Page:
Use of social media by Indiana principals and superintendents

by Griffin, Robert Stephen, Jr., Ph.D., INDIANA STATE UNIVERSITY, 2014, 160 pages; 3680926

Abstract:

The purpose of this study was to examine the use of social media by Indiana K-12 principals and superintendents. The use of social media has become prevalent both as a social and professional tool. The social media movement has evolved quickly over the past five years; however, schools and school districts have been slow to effectively utilize this tool out of fear, apprehension, and ignorance. The opportunity to explore social media as a professional tool by educational leaders was opportune and timely as this tool becomes a multi-purpose tool in today's society. Descriptive statistics, independent sample t test, and one-way ANOVAs were used to analyze and disseminate the data collected for this study. This study was conducted by administering an electronic survey to all public school K-12 principals and superintendents throughout Indiana.

I created a 16-item Social Media Survey to quantitatively measure the opinions and perceptions of principals and superintendents as to the frequency, preference, and reasons for using social media as a professional tool. A total of 263 principals and 94 superintendents submitted responses to the Social Media Survey. Statistical analysis of the data included descriptive analysis for selected items as well as inferential analysis that included independent sample t tests and one-way ANOVAs. A composite score was tabulated from the survey that helped to determine if significant differences existed among dependent variables that included position type, locality, years of experience in the field of education, socioeconomic level, and grade letter received from the Indiana Department of Education. The composite score was determined by collecting the responses of principals and superintendents as they related to social media as an effective professional tool in the areas of communication, professional development, recruitment, networking, and transparency. An independent sample t test found no significant difference between position type (principals and superintendents) composite score responses on the Social Media Survey. A one-way ANOVA found no statistically significant differences between locality (urban, suburban, rural), years of experience in the field of education (0-10, 11-20, 21-30, over 30 years), socioeconomic level (0-25%, 26-50%, 51-75%, 76-100%), or letter grade received by the Indiana Department of Education (A, B, C, D, F) and the social media composite score.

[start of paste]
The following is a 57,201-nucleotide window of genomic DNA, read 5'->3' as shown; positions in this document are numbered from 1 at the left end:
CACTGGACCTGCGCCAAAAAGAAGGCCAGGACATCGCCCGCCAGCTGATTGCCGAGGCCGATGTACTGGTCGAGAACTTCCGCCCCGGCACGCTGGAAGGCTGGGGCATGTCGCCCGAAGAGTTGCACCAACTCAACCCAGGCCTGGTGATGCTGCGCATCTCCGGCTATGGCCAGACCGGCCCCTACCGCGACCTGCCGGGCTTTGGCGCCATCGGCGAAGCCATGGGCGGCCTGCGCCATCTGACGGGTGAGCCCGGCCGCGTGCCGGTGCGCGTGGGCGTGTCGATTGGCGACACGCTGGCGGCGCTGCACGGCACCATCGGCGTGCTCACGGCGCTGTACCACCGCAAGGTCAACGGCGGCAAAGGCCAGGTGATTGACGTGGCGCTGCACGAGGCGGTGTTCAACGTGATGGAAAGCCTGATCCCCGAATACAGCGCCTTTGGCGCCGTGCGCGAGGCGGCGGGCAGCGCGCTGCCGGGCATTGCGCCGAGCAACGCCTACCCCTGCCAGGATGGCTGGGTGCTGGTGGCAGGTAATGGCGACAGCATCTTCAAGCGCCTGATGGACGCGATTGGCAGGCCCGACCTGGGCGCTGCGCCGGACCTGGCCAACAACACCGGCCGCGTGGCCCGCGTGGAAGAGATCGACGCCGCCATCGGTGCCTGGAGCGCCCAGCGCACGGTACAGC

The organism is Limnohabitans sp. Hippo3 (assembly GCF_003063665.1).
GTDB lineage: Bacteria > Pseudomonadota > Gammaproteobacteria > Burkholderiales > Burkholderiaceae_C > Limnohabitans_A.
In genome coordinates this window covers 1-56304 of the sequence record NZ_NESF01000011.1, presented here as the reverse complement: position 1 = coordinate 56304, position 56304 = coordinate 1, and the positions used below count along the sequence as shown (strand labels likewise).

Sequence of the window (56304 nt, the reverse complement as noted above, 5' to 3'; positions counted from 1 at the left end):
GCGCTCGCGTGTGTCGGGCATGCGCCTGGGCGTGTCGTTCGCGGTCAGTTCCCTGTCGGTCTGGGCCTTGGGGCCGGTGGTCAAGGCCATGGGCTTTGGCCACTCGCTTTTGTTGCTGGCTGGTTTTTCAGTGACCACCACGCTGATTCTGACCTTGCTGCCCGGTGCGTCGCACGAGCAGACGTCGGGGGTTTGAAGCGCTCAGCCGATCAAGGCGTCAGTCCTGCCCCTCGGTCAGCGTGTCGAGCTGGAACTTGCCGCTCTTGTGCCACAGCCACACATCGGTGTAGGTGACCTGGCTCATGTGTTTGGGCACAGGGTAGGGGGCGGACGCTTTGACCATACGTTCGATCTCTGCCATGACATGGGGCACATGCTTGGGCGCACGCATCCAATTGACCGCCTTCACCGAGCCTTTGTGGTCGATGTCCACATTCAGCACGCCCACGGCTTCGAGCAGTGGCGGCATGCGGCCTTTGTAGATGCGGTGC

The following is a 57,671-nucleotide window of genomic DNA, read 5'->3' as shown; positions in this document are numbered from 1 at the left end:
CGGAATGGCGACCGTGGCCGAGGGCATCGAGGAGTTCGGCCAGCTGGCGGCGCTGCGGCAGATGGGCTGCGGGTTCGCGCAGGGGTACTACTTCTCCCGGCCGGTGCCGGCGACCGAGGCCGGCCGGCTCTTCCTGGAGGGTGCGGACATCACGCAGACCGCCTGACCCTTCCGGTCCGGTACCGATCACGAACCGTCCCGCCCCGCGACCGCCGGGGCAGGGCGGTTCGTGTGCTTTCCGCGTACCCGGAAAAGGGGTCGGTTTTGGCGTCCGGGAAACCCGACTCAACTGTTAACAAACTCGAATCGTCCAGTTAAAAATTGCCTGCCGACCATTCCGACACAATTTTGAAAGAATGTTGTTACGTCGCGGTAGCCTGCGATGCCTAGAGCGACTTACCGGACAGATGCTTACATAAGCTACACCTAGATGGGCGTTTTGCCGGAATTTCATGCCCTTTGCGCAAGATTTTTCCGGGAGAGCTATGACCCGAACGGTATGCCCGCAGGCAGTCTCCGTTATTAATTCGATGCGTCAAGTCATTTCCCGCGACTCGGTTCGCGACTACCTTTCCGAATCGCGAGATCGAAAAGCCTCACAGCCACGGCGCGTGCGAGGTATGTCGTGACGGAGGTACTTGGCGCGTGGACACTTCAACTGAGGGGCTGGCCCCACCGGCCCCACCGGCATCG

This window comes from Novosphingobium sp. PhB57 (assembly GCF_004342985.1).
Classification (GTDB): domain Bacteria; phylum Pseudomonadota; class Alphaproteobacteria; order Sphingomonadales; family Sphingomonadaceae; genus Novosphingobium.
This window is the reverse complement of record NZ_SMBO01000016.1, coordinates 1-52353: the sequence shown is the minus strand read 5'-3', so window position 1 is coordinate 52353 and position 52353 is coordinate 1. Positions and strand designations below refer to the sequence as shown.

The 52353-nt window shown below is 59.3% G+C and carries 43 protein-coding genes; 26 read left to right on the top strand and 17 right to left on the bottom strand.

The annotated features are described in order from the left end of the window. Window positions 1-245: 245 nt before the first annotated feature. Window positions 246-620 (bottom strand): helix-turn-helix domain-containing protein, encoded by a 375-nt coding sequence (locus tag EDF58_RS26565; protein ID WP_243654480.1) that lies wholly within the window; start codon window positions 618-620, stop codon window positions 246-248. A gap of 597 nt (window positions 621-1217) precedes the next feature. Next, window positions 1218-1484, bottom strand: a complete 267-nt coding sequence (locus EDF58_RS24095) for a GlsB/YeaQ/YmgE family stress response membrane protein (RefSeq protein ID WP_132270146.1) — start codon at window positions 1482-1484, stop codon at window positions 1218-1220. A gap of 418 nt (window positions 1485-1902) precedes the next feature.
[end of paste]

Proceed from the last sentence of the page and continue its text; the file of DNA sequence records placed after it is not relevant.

AdviserTerry McDaniel
SchoolINDIANA STATE UNIVERSITY
Source TypeDissertation
SubjectsEducational leadership; Educational administration; Educational technology
Publication Number3680926

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